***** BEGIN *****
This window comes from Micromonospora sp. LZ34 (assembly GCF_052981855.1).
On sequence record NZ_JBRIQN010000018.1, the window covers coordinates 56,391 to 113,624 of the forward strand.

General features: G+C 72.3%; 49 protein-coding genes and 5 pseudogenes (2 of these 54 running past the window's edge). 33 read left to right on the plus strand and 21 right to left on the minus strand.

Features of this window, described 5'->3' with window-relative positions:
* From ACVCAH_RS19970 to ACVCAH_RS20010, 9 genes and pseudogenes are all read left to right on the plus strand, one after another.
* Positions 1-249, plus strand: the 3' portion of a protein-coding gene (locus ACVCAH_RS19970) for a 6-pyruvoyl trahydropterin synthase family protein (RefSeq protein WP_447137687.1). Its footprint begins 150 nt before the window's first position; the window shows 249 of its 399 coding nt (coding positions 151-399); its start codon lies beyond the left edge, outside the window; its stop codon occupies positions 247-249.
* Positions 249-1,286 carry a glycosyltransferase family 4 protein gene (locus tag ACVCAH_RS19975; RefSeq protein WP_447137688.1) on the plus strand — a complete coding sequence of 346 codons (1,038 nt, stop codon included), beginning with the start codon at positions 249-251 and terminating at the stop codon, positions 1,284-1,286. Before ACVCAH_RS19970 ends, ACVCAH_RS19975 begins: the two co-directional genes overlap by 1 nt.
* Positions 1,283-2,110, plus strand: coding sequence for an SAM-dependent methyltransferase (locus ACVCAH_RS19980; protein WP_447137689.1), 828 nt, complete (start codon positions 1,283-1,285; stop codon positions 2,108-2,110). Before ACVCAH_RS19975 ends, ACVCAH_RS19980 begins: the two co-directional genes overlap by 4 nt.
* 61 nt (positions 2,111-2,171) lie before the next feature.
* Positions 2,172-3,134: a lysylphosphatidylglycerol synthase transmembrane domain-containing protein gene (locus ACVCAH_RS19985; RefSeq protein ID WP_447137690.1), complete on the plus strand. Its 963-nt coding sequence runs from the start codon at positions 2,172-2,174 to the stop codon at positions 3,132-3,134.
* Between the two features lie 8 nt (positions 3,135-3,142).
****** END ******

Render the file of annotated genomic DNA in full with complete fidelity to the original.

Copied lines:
This window comes from Micromonospora sp. LZ34 (assembly GCF_052981855.1).
On sequence record NZ_JBRIQN010000018.1, the window covers coordinates 56,391 to 113,624 of the forward strand.

General features: G+C 72.3%; 49 protein-coding genes and 5 pseudogenes (2 of these 54 running past the window's edge). 33 read left to right on the plus strand and 21 right to left on the minus strand.

Features of this window, described 5'->3' with window-relative positions:
* From ACVCAH_RS19970 to ACVCAH_RS20010, 9 genes and pseudogenes are all read left to right on the plus strand, one after another.
* Positions 1-249, plus strand: the 3' portion of a protein-coding gene (locus ACVCAH_RS19970) for a 6-pyruvoyl trahydropterin synthase family protein (RefSeq protein WP_447137687.1). Its footprint begins 150 nt before the window's first position; the window shows 249 of its 399 coding nt (coding positions 151-399); its start codon lies beyond the left edge, outside the window; its stop codon occupies positions 247-249.
* Positions 249-1,286 carry a glycosyltransferase family 4 protein gene (locus tag ACVCAH_RS19975; RefSeq protein WP_447137688.1) on the plus strand — a complete coding sequence of 346 codons (1,038 nt, stop codon included), beginning with the start codon at positions 249-251 and terminating at the stop codon, positions 1,284-1,286. Before ACVCAH_RS19970 ends, ACVCAH_RS19975 begins: the two co-directional genes overlap by 1 nt.
* Positions 1,283-2,110, plus strand: coding sequence for an SAM-dependent methyltransferase (locus ACVCAH_RS19980; protein WP_447137689.1), 828 nt, complete (start codon positions 1,283-1,285; stop codon positions 2,108-2,110). Before ACVCAH_RS19975 ends, ACVCAH_RS19980 begins: the two co-directional genes overlap by 4 nt.
* 61 nt (positions 2,111-2,171) lie before the next feature.
* Positions 2,172-3,134: a lysylphosphatidylglycerol synthase transmembrane domain-containing protein gene (locus ACVCAH_RS19985; RefSeq protein ID WP_447137690.1), complete on the plus strand. Its 963-nt coding sequence runs from the start codon at positions 2,172-2,174 to the stop codon at positions 3,132-3,134.
* Between the two features lie 8 nt (positions 3,135-3,142).